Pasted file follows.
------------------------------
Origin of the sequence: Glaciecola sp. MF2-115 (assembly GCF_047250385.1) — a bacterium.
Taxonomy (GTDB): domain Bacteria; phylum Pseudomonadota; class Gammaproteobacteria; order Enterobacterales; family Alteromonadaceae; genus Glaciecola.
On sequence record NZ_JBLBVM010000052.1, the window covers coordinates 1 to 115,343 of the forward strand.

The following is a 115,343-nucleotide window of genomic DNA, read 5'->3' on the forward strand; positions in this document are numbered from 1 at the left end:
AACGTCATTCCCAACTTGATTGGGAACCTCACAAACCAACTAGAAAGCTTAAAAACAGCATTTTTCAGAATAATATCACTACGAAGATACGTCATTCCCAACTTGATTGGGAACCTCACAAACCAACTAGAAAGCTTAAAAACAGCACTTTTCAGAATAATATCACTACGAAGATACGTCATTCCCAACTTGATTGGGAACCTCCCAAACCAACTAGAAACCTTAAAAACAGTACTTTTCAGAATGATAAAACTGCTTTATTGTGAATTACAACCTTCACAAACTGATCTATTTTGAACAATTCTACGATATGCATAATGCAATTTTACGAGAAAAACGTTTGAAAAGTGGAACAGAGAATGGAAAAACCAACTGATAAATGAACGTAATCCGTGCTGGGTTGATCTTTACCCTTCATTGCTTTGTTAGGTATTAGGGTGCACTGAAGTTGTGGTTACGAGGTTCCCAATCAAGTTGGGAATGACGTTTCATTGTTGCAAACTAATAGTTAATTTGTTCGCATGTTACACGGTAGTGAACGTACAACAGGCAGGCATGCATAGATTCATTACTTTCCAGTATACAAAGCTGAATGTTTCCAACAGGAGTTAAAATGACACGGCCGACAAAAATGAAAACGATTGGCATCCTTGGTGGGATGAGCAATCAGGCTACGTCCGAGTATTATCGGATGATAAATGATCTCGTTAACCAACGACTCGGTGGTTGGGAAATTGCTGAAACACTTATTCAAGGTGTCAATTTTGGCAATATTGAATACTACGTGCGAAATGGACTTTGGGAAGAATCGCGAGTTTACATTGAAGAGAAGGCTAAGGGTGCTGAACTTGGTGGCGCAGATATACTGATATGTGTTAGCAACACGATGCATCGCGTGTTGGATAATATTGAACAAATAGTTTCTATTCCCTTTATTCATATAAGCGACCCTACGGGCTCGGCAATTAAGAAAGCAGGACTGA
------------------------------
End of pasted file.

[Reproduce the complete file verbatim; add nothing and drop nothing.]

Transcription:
Origin of the sequence: Glaciecola sp. MF2-115 (assembly GCF_047250385.1) — a bacterium.
Taxonomy (GTDB): domain Bacteria; phylum Pseudomonadota; class Gammaproteobacteria; order Enterobacterales; family Alteromonadaceae; genus Glaciecola.
On sequence record NZ_JBLBVM010000052.1, the window covers coordinates 1 to 115,343 of the forward strand.

The following is a 115,343-nucleotide window of genomic DNA, read 5'->3' on the forward strand; positions in this document are numbered from 1 at the left end:
AACGTCATTCCCAACTTGATTGGGAACCTCACAAACCAACTAGAAAGCTTAAAAACAGCATTTTTCAGAATAATATCACTACGAAGATACGTCATTCCCAACTTGATTGGGAACCTCACAAACCAACTAGAAAGCTTAAAAACAGCACTTTTCAGAATAATATCACTACGAAGATACGTCATTCCCAACTTGATTGGGAACCTCCCAAACCAACTAGAAACCTTAAAAACAGTACTTTTCAGAATGATAAAACTGCTTTATTGTGAATTACAACCTTCACAAACTGATCTATTTTGAACAATTCTACGATATGCATAATGCAATTTTACGAGAAAAACGTTTGAAAAGTGGAACAGAGAATGGAAAAACCAACTGATAAATGAACGTAATCCGTGCTGGGTTGATCTTTACCCTTCATTGCTTTGTTAGGTATTAGGGTGCACTGAAGTTGTGGTTACGAGGTTCCCAATCAAGTTGGGAATGACGTTTCATTGTTGCAAACTAATAGTTAATTTGTTCGCATGTTACACGGTAGTGAACGTACAACAGGCAGGCATGCATAGATTCATTACTTTCCAGTATACAAAGCTGAATGTTTCCAACAGGAGTTAAAATGACACGGCCGACAAAAATGAAAACGATTGGCATCCTTGGTGGGATGAGCAATCAGGCTACGTCCGAGTATTATCGGATGATAAATGATCTCGTTAACCAACGACTCGGTGGTTGGGAAATTGCTGAAACACTTATTCAAGGTGTCAATTTTGGCAATATTGAATACTACGTGCGAAATGGACTTTGGGAAGAATCGCGAGTTTACATTGAAGAGAAGGCTAAGGGTGCTGAACTTGGTGGCGCAGATATACTGATATGTGTTAGCAACACGATGCATCGCGTGTTGGATAATATTGAACAAATAGTTTCTATTCCCTTTATTCATATAAGCGACCCTACGGGCTCGGCAATTAAGAAAGCAGGACTGA